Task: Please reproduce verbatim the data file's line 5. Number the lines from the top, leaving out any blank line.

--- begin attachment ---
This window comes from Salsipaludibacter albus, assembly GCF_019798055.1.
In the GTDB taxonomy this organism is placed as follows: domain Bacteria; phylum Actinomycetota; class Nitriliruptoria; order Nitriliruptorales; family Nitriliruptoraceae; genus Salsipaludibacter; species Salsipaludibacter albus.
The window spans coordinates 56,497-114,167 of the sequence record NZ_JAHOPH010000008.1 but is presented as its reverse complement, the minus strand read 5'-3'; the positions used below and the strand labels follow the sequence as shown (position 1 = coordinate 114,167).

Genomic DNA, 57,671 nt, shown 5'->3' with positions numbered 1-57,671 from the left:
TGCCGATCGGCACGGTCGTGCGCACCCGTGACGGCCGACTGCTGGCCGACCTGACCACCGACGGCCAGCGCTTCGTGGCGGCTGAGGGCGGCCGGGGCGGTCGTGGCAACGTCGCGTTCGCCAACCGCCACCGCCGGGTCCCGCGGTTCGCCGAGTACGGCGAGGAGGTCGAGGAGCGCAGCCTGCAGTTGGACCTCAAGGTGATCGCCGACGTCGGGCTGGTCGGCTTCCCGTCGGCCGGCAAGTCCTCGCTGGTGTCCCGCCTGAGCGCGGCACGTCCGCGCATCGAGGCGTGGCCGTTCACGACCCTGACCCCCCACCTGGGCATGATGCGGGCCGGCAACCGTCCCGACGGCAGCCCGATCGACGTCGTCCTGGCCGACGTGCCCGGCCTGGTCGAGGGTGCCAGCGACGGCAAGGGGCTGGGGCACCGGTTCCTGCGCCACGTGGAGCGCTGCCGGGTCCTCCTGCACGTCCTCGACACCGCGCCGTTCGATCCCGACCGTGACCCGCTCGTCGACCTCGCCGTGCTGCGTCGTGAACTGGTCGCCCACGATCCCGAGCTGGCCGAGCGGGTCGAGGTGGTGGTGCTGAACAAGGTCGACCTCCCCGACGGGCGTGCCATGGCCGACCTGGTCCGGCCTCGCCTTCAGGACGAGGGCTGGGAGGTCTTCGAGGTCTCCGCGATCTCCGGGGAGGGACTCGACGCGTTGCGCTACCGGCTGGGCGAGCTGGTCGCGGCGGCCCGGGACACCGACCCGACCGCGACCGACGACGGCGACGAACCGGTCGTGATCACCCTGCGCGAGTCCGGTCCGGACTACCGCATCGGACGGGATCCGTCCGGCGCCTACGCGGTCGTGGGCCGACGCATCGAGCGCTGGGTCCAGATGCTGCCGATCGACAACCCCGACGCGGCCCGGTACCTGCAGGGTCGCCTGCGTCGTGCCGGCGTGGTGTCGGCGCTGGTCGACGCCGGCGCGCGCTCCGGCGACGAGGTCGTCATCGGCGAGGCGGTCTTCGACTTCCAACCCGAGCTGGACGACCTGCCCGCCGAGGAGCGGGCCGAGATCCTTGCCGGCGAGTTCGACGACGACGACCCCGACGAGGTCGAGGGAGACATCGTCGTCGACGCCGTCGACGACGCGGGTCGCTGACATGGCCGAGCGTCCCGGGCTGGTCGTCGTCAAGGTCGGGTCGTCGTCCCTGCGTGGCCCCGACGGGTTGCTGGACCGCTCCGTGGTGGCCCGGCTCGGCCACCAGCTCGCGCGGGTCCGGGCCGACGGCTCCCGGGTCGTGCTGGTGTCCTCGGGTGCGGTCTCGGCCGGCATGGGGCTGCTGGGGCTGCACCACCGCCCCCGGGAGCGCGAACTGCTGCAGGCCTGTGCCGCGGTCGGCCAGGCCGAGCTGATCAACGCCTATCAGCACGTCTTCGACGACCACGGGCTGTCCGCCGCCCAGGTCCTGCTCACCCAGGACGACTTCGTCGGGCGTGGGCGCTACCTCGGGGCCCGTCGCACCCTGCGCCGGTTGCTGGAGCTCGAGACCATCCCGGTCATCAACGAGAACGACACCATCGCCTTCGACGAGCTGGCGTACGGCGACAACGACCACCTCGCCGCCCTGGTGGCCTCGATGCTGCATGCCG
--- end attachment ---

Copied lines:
TGCCGATCGGCACGGTCGTGCGCACCCGTGACGGCCGACTGCTGGCCGACCTGACCACCGACGGCCAGCGCTTCGTGGCGGCTGAGGGCGGCCGGGGCGGTCGTGGCAACGTCGCGTTCGCCAACCGCCACCGCCGGGTCCCGCGGTTCGCCGAGTACGGCGAGGAGGTCGAGGAGCGCAGCCTGCAGTTGGACCTCAAGGTGATCGCCGACGTCGGGCTGGTCGGCTTCCCGTCGGCCGGCAAGTCCTCGCTGGTGTCCCGCCTGAGCGCGGCACGTCCGCGCATCGAGGCGTGGCCGTTCACGACCCTGACCCCCCACCTGGGCATGATGCGGGCCGGCAACCGTCCCGACGGCAGCCCGATCGACGTCGTCCTGGCCGACGTGCCCGGCCTGGTCGAGGGTGCCAGCGACGGCAAGGGGCTGGGGCACCGGTTCCTGCGCCACGTGGAGCGCTGCCGGGTCCTCCTGCACGTCCTCGACACCGCGCCGTTCGATCCCGACCGTGACCCGCTCGTCGACCTCGCCGTGCTGCGTCGTGAACTGGTCGCCCACGATCCCGAGCTGGCCGAGCGGGTCGAGGTGGTGGTGCTGAACAAGGTCGACCTCCCCGACGGGCGTGCCATGGCCGACCTGGTCCGGCCTCGCCTTCAGGACGAGGGCTGGGAGGTCTTCGAGGTCTCCGCGATCTCCGGGGAGGGACTCGACGCGTTGCGCTACCGGCTGGGCGAGCTGGTCGCGGCGGCCCGGGACACCGACCCGACCGCGACCGACGACGGCGACGAACCGGTCGTGATCACCCTGCGCGAGTCCGGTCCGGACTACCGCATCGGACGGGATCCGTCCGGCGCCTACGCGGTCGTGGGCCGACGCATCGAGCGCTGGGTCCAGATGCTGCCGATCGACAACCCCGACGCGGCCCGGTACCTGCAGGGTCGCCTGCGTCGTGCCGGCGTGGTGTCGGCGCTGGTCGACGCCGGCGCGCGCTCCGGCGACGAGGTCGTCATCGGCGAGGCGGTCTTCGACTTCCAACCCGAGCTGGACGACCTGCCCGCCGAGGAGCGGGCCGAGATCCTTGCCGGCGAGTTCGACGACGACGACCCCGACGAGGTCGAGGGAGACATCGTCGTCGACGCCGTCGACGACGCGGGTCGCTGACATGGCCGAGCGTCCCGGGCTGGTCGTCGTCAAGGTCGGGTCGTCGTCCCTGCGTGGCCCCGACGGGTTGCTGGACCGCTCCGTGGTGGCCCGGCTCGGCCACCAGCTCGCGCGGGTCCGGGCCGACGGCTCCCGGGTCGTGCTGGTGTCCTCGGGTGCGGTCTCGGCCGGCATGGGGCTGCTGGGGCTGCACCACCGCCCCCGGGAGCGCGAACTGCTGCAGGCCTGTGCCGCGGTCGGCCAGGCCGAGCTGATCAACGCCTATCAGCACGTCTTCGACGACCACGGGCTGTCCGCCGCCCAGGTCCTGCTCACCCAGGACGACTTCGTCGGGCGTGGGCGCTACCTCGGGGCCCGTCGCACCCTGCGCCGGTTGCTGGAGCTCGAGACCATCCCGGTCATCAACGAGAACGACACCATCGCCTTCGACGAGCTGGCGTACGGCGACAACGACCACCTCGCCGCCCTGGTGGCCTCGATGCTGCATGCCG